St. Edmond student achieves role of attorney general at Boys State
By KATIE LEFEBVRE, Globe staff reporter
FORT DODGE – Most high school students don’t go from being a lawyer to being attorney general in one week, but Callaghan Coleman achieved this at Boys State this summer.
The high school senior was one of three from St. Edmond High School in Fort Dodge to participate in Boys State. Jimmy Averill and Eddie Boyle, seniors, also attended Boys State at Camp Dodge in Johnston, Iowa.
There were 440 young men from across the state of Iowa who participated in this yearly program run by the American Legion that teaches about politics. The students created their own mock state with city, county and state officers while living in barracks at Camp Dodge.
“I enjoyed the knowledge that I received about the political system because there is a lot more that goes on than what we see,” said Coleman of his week at Boys State.
Becoming attorney general
After debating what position he would like to run for, Coleman decided to run for attorney general because he is thinking about going into law and becoming a trial lawyer in the future.
Beginning the process, Coleman ran and was elected as a city lawyer, which meant he would go to law school. He tested in the top group on the mock bar exam, so he was nominated to become a judge.
After the city jobs, then he ran for the office of county attorney and was elected. Then it came time to run for attorney general of Boys State.
“For becoming the city lawyer, I gave one speech, explaining who I was,” explained Coleman. “For county attorney, it was basically the same thing, except you gave more of why you should receive the position. There were about 35-40 boys trying for the position of attorney general.”
When he arrived at Boys State, he had received $320 in Boys State money, which he used to pay for the fee to run for attorney general - $300. The other positions he ran for had a cost as well, so he asked other participants to support him by giving him money.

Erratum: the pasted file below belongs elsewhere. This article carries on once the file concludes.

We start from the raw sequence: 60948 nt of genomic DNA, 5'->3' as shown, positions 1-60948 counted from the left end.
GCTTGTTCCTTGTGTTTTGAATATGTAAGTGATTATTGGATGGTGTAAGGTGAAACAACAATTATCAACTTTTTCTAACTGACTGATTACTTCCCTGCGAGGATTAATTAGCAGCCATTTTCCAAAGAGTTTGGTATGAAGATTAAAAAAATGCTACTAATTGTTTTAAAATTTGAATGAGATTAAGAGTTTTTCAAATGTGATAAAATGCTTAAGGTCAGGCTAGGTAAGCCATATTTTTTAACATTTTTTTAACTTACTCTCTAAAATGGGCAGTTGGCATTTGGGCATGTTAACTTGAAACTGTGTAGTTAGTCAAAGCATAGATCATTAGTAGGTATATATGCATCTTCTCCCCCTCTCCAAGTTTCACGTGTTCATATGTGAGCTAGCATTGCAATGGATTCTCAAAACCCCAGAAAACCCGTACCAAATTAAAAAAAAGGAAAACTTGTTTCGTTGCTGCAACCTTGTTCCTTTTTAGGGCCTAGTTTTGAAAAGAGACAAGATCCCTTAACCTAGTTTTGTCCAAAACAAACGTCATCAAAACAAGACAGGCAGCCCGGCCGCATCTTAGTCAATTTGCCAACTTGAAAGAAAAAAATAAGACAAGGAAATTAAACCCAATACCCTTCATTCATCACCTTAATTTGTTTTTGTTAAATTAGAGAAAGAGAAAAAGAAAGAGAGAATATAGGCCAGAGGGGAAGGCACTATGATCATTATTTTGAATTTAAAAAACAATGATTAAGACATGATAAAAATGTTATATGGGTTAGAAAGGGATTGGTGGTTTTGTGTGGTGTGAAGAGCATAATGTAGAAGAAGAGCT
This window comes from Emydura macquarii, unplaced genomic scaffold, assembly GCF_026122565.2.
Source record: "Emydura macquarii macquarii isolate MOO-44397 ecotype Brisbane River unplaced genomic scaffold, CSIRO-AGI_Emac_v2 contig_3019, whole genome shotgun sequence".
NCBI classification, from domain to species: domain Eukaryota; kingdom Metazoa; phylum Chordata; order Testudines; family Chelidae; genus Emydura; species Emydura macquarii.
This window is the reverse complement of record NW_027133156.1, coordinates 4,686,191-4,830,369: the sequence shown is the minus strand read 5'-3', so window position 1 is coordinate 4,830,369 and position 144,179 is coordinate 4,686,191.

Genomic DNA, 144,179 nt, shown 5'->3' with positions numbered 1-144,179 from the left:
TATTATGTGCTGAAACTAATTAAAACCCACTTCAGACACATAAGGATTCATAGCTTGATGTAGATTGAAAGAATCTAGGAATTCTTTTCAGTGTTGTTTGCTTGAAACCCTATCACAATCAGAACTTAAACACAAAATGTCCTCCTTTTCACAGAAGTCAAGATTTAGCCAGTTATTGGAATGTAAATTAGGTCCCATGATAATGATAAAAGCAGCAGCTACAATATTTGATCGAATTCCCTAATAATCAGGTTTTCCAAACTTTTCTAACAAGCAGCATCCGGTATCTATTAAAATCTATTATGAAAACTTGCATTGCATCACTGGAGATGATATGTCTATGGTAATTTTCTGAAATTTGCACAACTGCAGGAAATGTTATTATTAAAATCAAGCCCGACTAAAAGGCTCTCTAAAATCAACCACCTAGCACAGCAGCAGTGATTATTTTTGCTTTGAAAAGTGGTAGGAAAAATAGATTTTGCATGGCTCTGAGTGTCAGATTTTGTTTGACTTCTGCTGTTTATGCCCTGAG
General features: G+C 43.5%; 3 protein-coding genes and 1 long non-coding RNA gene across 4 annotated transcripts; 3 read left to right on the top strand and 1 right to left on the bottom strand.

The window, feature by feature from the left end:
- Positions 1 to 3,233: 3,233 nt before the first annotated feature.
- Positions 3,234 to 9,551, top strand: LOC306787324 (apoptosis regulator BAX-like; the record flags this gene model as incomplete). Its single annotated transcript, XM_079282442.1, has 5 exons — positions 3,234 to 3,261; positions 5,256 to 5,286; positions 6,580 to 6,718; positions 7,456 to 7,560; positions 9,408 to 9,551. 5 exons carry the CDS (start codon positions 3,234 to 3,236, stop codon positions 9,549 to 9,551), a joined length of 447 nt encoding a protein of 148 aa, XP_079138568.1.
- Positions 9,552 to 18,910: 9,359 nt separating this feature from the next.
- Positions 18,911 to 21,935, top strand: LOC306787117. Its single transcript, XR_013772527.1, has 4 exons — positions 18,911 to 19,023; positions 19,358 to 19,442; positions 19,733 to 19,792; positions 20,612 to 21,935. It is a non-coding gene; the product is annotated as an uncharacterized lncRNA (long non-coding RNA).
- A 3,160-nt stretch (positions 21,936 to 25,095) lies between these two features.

“It gave me insight into campaigning,” said Coleman, who added that another requirement to run was about 50 signatures from other participants. “I was part of the Nationalist Party. Each person spoke to the assembly, half of Boys State, about who they are and why they should be selected to the position.”
After the speeches, the candidates spread throughout the room and the participants chose to stand by the person they wanted to vote for. Coleman had quite a few people stand by him – over 100 votes.
“I was pretty lucky. I was pretty confident that I would be selected from our party,” he said. “The ballots were sent out, everyone voted and I was selected from our party. I had about 130 out of 220 votes.”
The young man who was selected for the other party pretty much had full support from his party as well, said Coleman.
“I got my entire barracks to vote for me and my friends Jimmy and Eddie got their barracks to vote for me. A few other kids I knew from Fort Dodge got their barracks to vote for me, too,” he said. “I was more about getting my name out there by using other people to help me.”
To get voted attorney general, the first speeches were given to smaller groups of the Boys State assembly and Coleman felt pretty confident. Then was the speech to the entire assembly.
“That was the largest group I have ever spoken to because that (500 people) is bigger than St. Ed’s,” he said. “I got up there and gave my same speech about who I am and why I thought I should be selected.”
Later on that evening, after the candidates for all of the offices had given speeches, there was a ballot for the young men to vote. Coleman was chosen and was attorney general for one day.
“I had a lot more say in Boys State than the actual attorney general would,” he said. “I was one of seven on the executive council board. We had the final say on bills that went through. There was a lot to do in that one day.”
Coleman pointed out that Boys State wasn’t just politics. He played in the softball state championship at Boys State. Softball was among other sports the young men had to choose from.
A counselor recommended Coleman to be the representative from his barracks for Boys Nation. Coleman was one of four being considered to represent Iowa. He was an alternate but was not chosen to participate in Boys Nation.
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